Blanche has also ruined good relationships with worthy men. Jake (Donnelly Rhodes) was perfect and wanted to marry her; he was charming and romantic, but Blanche found him a little 'rough around the edges' compared to the gentlemanly types she usually dated. She turned down his marriage proposal, to the disgust of her roommates, and regretted it later. When another beau, Steven (Robert Mandan), was hospitalized, she refused to visit him until much later, by which time he reconciled with his ex-girlfriend, Karen. Unlike Blanche, who feared commitment and having another man die on her, when Karen heard of Steven's illness, she went right to his side when he needed someone.
Blanche dated a blind man, John Quinn (Edward Winter) and considered breaking up with him because she knew he was not attracted to her physical beauty. She later apologized to him and made plans to see him again, but the relationship apparently ended, as he was never mentioned on the series again. Blanche's most frequent (but only seen once in season six) date was Mel Bushman (Alan King), who was always available whenever she lacked male companionship. The one time he was not, Blanche assumed he was dead and promptly fell in temporary love with him when she realized he was alive. Because of his zipper manufacturing business, Mel was known as "The Zipper King". When Blanche's death was reported mistakenly in a newspaper, Mel sent flowers and a note, saying he went back to his ex-wife.
Blanche is portrayed as promiscuous. In one episode, it is stated that her initials, Blanche Elizabeth Devereaux, spell out the word "BED". However, in a previous episode, Viola Watkins called her "Blanche Marie Hollingsworth". Blanche spends a great deal of her time with men, a source of condemnation from and amusement for her roommates. Blanche's seemingly liberated sexual behavior was in contrast to the sexual climate of the 1980s, when AIDS was beginning to seep into the nation's consciousness. However, in the episode "72 Hours", Blanche was cognizant of the dangers of HIV and STDs; she always used protection and knew every lover's sexual history. It was implied in one episode that she has had numerous interracial sexual liaisons with Black men, though no such relations were ever depicted on camera.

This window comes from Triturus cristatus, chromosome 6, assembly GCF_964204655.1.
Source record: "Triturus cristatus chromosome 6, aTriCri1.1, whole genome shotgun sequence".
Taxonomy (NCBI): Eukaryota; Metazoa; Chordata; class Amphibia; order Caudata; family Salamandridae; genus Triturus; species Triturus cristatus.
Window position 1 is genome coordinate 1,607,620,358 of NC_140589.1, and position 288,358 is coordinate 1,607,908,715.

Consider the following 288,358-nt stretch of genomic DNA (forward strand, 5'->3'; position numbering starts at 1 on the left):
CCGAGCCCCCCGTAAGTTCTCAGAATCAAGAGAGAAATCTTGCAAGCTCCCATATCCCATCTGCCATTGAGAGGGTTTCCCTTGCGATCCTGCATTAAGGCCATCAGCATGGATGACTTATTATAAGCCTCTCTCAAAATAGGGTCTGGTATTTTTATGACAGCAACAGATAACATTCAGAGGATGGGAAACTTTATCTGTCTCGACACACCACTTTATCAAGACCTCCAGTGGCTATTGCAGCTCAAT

However, despite Blanche's alleged promiscuity, it was hinted that Blanche overly exaggerated many of her sexual encounters, telling Dorothy that telling tall tales was a tradition of the South.
In spite of her liberal attitude to sex, Blanche was actually conservative in many respects. She was a Republican, and she had a hard time accepting her brother Clayton being gay, especially when he visited her again with his partner Doug (Michael Ayr) whom he intended to marry (though Blanche eventually accepted this). In The Golden Palace episode “Camp Town Races Aren't Nearly as Much Fun as They Used to Be,” she hung up a Confederate battle flag and was unaware of the offence it caused to black people, including their hotel manager Roland (Don Cheadle) who viewed it as a symbol of racism, while Blanche saw it as a symbol of heritage and happy memories of growing up in the South.
Throughout the course of the show, Blanche's precise age was never told. In the first-season episode "Blanche and the Younger Man" she admits that she is over fifty. During the Mother's Day episode, Blanche's mother says that she was 17 in 1949, placing her birth year in 1931 or 1932. In an episode later in the series, Rose successfully got all of Blanche's documentation, but when she sat down with the other girls to go over the information she had received, the age columns of all of papers said "Deleted by Authority of the Governor", implying Blanche had sex with the Governor to get her age struck from her record. In a 1993 episode of The Golden Palace, Blanche's brother, Tad, confirms to Rose that Blanche is in her early 60s.
In the first episode of season two, Blanche fears she is pregnant. She told the girls that she will be 65 when the baby is 18, therefore she would be 47 in season 2. However Sophia responds with “try 70” implying that Blanche's real age is 52.
In real life, Rue McClanahan was the youngest member of the show's cast (11 to 12 years younger than the other three series regulars).
Children and grandchildren
At various times over the course of the series, Blanche mentions the names of five children: Janet, Rebecca, Matthew "Skippy", Doug, and "Biff". However, in the third-season episode "Bringing Up Baby", when Dorothy questions an impulsive car purchase, Blanche says to her: "I have had four children, I have never had a Mercedes". She mentions three sons – Skippy, Biff, and Doug – in the episode "Bringing Up Baby", and Skippy's proper name (Matthew) was mentioned in the episode "To Catch a Neighbor"; that character appeared played by Texan comic Bill Engvall on an episode of The Golden Palace. During the series, Blanche learns that George also had a son named David (Mark Moses), as the result of an affair.
During the course of the show, Blanche is revealed not to have been very "hands-on" as a mother, as she frequently left her children to nannies and housekeepers. She had a strained relationship with both of her daughters, especially Janet, something that led to some of the most dramatic storylines, as she expressed regrets that she was not there for her children more, and it is loosely implied that she might have even been emotionally abusive to them when they were growing up. However, Blanche slowly rebuilt her relationships with Janet and Rebecca throughout the series. By the time the series ended, both Rebecca and Janet had healed their relationships with their mother.